The UW System Board of Regents passed a responsible operating budget for 2007-08 at its meeting on August 7. In the midst of great uncertainty due to the state budget being undecided, and with no recommendation from the state on its share of the pay plan for faculty and staff, the Regents needed to put a budget in place for the 2007-08 school year. The Board also needed to send a clear message to students and their families about tuition charges for the year.
The Board held the tuition increase to 5.5% at all four-year campuses and froze tuition at the thirteen 2-year campuses across the State. The increase at UW-Madison is the lowest among Big 10 institutions, except for Ohio State. In Ohio, state government is setting aside a special pot of money to “buy down” their tuition increase.
The university budget is now being considered by the Conference Committee in the legislature. Among the ideas discussed by some Conference Committee members has been keeping tuition at 4%.
The Board of Regents and System President Kevin Reilly have worked diligently in the absence of a state budget to hold tuition to the lowest possible level consistent with maintaining the quality of education at our campuses. It is the responsibility of the Board of Regents as stewards of the UW System to prevent our best teachers and researchers from being hired away because of low salaries. Moreover, public and community leaders, and editorial boards from each region in Wisconsin, have weighed in publicly that they want more baccalaureate degree holders, not fewer, to grow their companies and communities in a globally competitive knowledge economy. That is why the university put forward its Growth Agenda for Wisconsin.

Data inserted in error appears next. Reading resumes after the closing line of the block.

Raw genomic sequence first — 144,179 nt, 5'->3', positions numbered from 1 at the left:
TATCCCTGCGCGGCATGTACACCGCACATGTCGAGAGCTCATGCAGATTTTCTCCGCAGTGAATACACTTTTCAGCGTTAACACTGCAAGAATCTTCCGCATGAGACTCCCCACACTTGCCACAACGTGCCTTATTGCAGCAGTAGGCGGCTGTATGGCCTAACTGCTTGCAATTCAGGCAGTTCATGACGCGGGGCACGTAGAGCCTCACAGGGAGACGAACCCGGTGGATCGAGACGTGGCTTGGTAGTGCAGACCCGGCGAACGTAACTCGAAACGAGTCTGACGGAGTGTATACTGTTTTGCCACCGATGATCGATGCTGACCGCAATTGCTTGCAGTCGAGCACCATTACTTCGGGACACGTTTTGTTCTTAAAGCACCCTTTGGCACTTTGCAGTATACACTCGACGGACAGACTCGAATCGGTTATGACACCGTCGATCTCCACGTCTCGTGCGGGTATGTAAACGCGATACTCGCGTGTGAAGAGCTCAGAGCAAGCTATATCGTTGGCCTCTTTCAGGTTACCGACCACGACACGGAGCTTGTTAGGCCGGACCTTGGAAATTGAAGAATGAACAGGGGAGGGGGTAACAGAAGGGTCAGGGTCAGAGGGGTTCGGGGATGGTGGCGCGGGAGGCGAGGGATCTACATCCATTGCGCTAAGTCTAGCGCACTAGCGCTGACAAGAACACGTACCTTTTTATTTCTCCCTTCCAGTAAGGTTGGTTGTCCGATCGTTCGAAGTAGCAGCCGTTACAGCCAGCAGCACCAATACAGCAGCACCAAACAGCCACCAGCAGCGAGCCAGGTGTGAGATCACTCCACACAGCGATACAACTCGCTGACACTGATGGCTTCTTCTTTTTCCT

In response to these calls for more university graduates, the Regents approved a budget with a responsible 5.5% tuition increase for 2007-08. Should the legislature decide to substitute its judgment for the Regents’ judgment and increase tuition by 4% instead of 5.5%, the legislature should supply the GPR needed to cover the 1.5% it would be stripping out of the university’s budget right before the school semester begins. In “buying down” the tuition by 1.5%, the legislature would be responding to the calls from each corner of the state to open additional slots at our campuses for Wisconsin students, and to use our universities to help grow the jobs that will provide gainful employment and a good quality of life in the Badger State for our children and grandchildren.